Doing the Thing I Don’t Want to Do

I did something I hate today. But the not-flair morphed into the flair. Let me explain.

Several things tempted to destroy flair possibility today: cleaning dishes, dressing reluctant children, driving to the gym to meet my nemesis (the arc trainer machine), and figuring out what to make for dinner. I don’t enjoy these things. Couldn’t I just do what I want to do today? My impulse tells me to sit on the couch all day, eat chocolate bunnies (have you tried the peanut butter ones?), and play Ms. Pacman.

But I remembered something a wise doctor once told me. You can tame the part of the brain that demands its own way. You don’t have to respond to your impulses. Neuroscience suggests that if we practice doing something we don’t want to do everyday, we can essentially diminish the power of the brain’s pleasure center. We actually feel better, over time, when we do this. By starting with small decisions to do one thing I didn’t want to do, I could gradually become less impulse-driven.

Everyday, I can embrace some not-flair. I could make the bed when I don’t want to. I could do some push-ups. I could scrub a toilet. And in that genius irony that is most of life, the thing I hate could become a source of energy and pleasure. Funny, that brain.

Runners know this. My sister runs miles before I’m even awake; she can run for an hour while I eat at the same pace. That’s some flair (I mean the running, not my eating). My sister always understood the mind game of running. Sure, the body resists. Sure, you don’t want to do it. But then you choose to tie your shoes, greet the day, and run around the block. And before too long, you experience, ironically, pleasure beyond pleasure.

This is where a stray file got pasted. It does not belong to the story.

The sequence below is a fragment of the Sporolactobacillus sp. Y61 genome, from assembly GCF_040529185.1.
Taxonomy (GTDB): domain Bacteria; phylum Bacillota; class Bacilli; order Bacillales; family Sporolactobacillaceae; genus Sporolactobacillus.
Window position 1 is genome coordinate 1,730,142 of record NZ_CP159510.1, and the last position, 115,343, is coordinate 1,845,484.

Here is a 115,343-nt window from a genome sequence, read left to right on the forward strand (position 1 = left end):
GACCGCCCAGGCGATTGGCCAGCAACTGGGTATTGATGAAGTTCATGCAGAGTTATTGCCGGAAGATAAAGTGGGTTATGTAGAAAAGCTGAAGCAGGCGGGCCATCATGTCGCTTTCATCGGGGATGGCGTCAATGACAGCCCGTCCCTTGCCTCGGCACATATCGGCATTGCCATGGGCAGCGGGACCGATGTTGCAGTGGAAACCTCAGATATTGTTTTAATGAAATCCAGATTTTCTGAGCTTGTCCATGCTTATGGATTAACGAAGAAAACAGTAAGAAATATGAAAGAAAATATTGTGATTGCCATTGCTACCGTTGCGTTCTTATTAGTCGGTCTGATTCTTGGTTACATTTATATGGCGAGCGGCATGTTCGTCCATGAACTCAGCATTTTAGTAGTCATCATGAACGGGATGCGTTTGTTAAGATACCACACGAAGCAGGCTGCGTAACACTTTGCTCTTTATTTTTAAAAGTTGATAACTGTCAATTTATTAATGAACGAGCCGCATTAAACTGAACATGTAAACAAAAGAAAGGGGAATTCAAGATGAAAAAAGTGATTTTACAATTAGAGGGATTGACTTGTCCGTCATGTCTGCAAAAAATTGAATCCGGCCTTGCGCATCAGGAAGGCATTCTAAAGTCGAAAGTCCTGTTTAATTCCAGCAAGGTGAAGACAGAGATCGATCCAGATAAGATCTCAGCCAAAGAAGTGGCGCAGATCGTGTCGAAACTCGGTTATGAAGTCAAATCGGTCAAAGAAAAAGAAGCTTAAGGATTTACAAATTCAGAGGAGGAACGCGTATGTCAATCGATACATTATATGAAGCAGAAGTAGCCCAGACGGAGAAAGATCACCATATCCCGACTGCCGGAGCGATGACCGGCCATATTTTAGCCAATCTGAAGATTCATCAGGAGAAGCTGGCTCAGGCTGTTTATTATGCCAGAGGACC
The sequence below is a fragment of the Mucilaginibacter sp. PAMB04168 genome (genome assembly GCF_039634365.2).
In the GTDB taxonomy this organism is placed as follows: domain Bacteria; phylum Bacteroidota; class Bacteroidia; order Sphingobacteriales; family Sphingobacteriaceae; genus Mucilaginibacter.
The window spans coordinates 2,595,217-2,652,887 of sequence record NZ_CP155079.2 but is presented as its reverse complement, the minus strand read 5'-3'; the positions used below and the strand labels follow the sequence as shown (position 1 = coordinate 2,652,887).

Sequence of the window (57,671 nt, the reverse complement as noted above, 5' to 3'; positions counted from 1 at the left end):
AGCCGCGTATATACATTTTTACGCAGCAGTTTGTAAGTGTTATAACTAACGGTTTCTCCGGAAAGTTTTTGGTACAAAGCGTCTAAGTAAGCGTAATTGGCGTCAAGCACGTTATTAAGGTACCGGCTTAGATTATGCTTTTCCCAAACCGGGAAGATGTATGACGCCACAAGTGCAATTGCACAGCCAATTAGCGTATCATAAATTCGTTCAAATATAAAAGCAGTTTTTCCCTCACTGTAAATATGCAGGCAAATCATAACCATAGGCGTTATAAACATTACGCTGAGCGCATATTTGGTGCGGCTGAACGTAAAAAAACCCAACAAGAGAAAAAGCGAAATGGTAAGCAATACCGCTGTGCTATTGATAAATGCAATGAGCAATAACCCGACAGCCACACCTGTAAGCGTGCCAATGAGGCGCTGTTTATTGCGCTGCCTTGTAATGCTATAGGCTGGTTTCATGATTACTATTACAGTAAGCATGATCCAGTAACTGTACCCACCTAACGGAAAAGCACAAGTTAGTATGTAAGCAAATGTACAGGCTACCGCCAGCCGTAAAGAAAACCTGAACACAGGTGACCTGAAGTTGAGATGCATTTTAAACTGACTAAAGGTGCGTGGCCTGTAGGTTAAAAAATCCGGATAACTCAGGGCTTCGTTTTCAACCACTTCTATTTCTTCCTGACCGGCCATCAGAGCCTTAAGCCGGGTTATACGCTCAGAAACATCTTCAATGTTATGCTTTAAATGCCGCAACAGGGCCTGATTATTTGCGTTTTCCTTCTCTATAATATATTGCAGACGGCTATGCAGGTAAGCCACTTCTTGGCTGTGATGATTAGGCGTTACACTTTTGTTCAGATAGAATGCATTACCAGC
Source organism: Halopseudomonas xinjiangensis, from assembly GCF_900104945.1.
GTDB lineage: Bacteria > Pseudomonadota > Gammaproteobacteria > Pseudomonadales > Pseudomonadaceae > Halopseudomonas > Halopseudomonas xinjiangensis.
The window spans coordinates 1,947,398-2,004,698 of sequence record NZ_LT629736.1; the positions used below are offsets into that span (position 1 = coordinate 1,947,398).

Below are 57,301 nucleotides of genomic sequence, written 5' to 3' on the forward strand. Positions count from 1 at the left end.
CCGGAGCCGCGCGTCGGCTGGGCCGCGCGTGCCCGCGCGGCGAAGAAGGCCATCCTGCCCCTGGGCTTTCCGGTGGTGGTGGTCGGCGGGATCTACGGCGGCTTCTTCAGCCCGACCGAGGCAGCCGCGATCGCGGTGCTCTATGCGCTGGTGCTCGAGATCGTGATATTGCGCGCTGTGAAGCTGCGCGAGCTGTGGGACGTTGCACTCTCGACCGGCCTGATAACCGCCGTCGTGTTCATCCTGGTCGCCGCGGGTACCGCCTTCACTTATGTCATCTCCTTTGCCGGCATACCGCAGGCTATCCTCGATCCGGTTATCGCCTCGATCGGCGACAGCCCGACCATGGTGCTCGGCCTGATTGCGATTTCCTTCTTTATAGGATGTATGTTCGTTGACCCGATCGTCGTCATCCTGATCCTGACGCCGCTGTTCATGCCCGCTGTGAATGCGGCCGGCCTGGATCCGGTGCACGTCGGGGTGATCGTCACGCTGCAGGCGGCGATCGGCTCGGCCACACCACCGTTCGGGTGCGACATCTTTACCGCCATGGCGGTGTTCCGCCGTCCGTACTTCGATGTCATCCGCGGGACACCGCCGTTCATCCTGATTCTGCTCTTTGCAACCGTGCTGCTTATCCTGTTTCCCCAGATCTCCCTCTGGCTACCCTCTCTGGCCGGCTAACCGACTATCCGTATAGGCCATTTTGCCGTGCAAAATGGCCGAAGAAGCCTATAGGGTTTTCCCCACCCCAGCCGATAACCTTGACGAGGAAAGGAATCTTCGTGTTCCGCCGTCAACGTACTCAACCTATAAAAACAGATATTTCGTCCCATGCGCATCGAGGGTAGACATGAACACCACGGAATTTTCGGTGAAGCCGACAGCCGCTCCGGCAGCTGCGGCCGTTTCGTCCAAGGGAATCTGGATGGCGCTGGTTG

Today I chose to exercise on “the beast.” The arc trainer terrifies me. If you’ve never been on one, it’s an improved, more demanding version of an elliptical machine. 30 minutes on the arc trainer, and I think I’m going to die. I start mentally planning my funeral. I start writing out my will. But today, I remember my doctor’s words. Do one thing you don’t want to do. Suddenly, I’m happy and full of energy. I finish the workout by saying “no” to the impulse to get the heck off that machine and run far, far away from that gym, never to return.

Living with flair today means I do some things I don’t want to do. And I enjoy them because I recognize the value in being less impulse-driven. I know that scrubbing my toilet can be flair. . . if I choose for it to be.

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0 Responses

  1. Yay, toilet flair! Reframing at its best! Thank you for the reminder of life's acquired taste: self-control. Makes me think of that Galatians verse about the fruits of God's love.

  2. This is EXACTLY why I love exercise and might be slightly addicted to it. In terms of exercising, humans have a serious mind-body conflict… we have a body that's built to perfom but a brain that is always looking for efficiency. Our brain is our bargain shopper muscle. When you push through the pain and conquer something you don't want to do though, even the bargain shopper muscle exults in ecstasy. It makes me think of this quote from “born to run” by christopher mcdougall: “Running unites our two most primal impulses: fear and pleasure. We run when we're scared, when we're ecstatic, we run from our problems and run around for a good time.” Also: “beyond the very extreme of fatigue and distress, we may find amounts of ease and power we never dreamed of ourselves owning; sources of strength never taxed at all because we never push throuhg the obstruction.” These are among many other fantastic flairish quotes in Born to Run. You can think about these words next time you try to conquer “the beast.” 🙂